The vibration isolating units 42A to 42D are arranged in series (or in parallel) on top of the supporting members 40A to 40D, and is structured of an air mount of which the inner pressure is adjustable, and a voice coil motor. The vibration isolating units 42A to 42D isolate subtle vibration travelling from the floor surface FD to the bed 44 via the base plate BP and the supporting members 40A to 40D at a micro-G level.

The bed 44 is made of a casting or the like has an opening circular in a plan view formed at the center, and within the opening, the projection optical system PL which optical axis direction is the Z-axis direction is inserted from above. On the outer periphery of the barrel portion of the projection optical system PL, a flange FLG connected integrally with the barrel portion is provided. For this flange FLG, a material having a low thermal expansion coefficient such as Inver (a low-expansion alloy comprising iron containing 36% nickel, 0.25% manganese and trace carbon and other elements) is used, and the flange FLG structures a so-called kinematic supporting mount. This mount supports the projection optical system PL via three points, which are a point, a plane, and a V groove in respect to the bed 44. Employing such a kinematic supporting structure provides advantages such as simplifying the assembly of the projection optical system PL into the bed 44. And, the stress caused after assembly by the vibration of the bed 44 and the projection optical system PL, a temperature change, and a change in posture can be most effectively reduced.

The suspended column 46 comprises a wafer base bed 54 for a wafer and four suspending members 56 suspending and supporting the wafer base bed 54 almost horizontally.

The first supporting column 48 has four legs 58 (legs in the depth of the drawing paper are not shown in Figs.) planted around the projection optical system PL on the upper surface of the bed 44. The column 48 also comprises a reticle base bed 60 for a reticle, which is supported almost horizontally by the four legs 58.

Identically, the second supporting column 52 is configured of four struts 62 (struts in the depth of the drawing paper are not shown) planted around the first supporting column 48 on the upper surface of the bed 44. It also has a ceiling plate 64, which is supported almost horizontally by these four struts 62. The ceiling plate 64, which is supported by the second supporting column 52, in turn, supports the second partial optical system IOP2 described earlier.

On the bed 44 structuring the main column 14, in actual, three vibration sensors to measure vibration in the Z direction of the main column 14 (for example, accelerometers) are arranged. Three vibration sensors such as accelerometers to measure vibration in the XY plane direction (for example, two vibration sensors measure vibration of the main portion column 14 in the Y direction, and the remaining vibration sensor measures vibration of the main portion column 14 in the X direction) are also arranged on the bed 44. The sensors are omitted in FIG. 1. In the following paragraphs, these six vibration sensors will be collectively referred to as the vibration sensor group 66. Measured values of the vibration sensor group 66 are sent to the main controller 50 (see FIG. 7). The main controller 50 can therefore determine vibration of the main portion column 14 in directions of six degrees of freedom, on the basis of the measured values of the vibration sensor group 66. It is thus possible for the main controller 50 to effectively suppress vibration of the main portion column 14 when, for example, the reticle stage RST and the wafer stage WST is moving. The vibration is suppressed when the main controller 50 performs, for example, feedback control, or feedback control and feedforward control, and controls the speed of the vibration isolating units 42A to 42D. This removes vibration of the main portion column 14 in the directions in six degrees of freedom, the vibration being calculated according to the measured values of the vibration sensor group 66.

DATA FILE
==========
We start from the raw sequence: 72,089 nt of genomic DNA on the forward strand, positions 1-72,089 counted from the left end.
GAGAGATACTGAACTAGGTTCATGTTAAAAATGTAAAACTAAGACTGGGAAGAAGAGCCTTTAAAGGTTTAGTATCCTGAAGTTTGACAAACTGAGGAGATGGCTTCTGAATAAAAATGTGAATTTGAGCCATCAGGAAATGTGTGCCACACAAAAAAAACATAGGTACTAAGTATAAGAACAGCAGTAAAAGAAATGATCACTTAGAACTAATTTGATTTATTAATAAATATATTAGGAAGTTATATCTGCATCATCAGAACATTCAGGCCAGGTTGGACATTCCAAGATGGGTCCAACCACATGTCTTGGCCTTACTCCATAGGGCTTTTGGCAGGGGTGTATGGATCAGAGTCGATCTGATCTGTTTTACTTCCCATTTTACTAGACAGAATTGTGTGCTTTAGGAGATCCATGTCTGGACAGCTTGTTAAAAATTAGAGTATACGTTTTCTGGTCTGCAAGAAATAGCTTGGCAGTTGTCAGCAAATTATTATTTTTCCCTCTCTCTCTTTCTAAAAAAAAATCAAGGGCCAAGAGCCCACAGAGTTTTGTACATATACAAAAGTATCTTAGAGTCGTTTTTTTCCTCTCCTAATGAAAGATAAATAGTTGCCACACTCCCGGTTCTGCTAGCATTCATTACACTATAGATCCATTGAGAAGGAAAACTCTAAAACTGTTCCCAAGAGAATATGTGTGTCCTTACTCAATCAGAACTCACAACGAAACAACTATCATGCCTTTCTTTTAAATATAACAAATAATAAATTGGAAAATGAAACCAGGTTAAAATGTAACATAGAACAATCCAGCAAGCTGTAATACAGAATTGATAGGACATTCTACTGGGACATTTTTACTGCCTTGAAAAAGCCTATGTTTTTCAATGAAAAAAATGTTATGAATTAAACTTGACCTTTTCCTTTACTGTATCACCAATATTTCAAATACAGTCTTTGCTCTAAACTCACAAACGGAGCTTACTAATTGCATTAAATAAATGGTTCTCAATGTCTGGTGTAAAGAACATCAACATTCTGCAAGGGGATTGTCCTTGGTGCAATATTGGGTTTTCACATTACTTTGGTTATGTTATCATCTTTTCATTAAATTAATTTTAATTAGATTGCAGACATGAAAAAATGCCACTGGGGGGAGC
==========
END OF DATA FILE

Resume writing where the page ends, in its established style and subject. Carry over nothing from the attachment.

The reticle stage RST is arranged on the reticle base bed 60 for a reticle, which configures the first supporting column 48 forming the main portion column 14. The reticle stage RST is driven by, for example, a reticle stage driving system 68 (not shown in FIG. 1; see FIG. 7) which comprises a magnetic levitation type two-dimensional linear actuator. It is structured to allow the reticle R to be linearly driven with large strokes in the Y-axis direction on the reticle base bed 60, and can also be finely driven in the X-axis direction and the θz direction (rotating direction around the Z axis).

As a part of the reticle stage RST, a mirror 72 reflecting length-measuring beam from a reticle laser interferometer 70 serving as a position detector for measuring the position or the amount of movement is arranged. The reticle laser interferometer 70 is fixed to the reticle base bed 60. It detects the position of the reticle stage RST within the XY plane (including θz rotation) with a resolution of, for example, 0.5 to 1 nm, with reference to a fixed mirror Mr fixed to the upper side surface of the projection optical system PL.

The positional information (or speed information) of the reticle stage RST (i.e., the reticle R) measured by the reticle laser interferometer 70 is sent to the main controller 50 (see FIG. 7). Basically, the main controller 50 controls the reticle stage driving system 68, so that the positional information (or speed information) output by the reticle interferometer 70 coincide with the instructed values (a target position, or a target speed).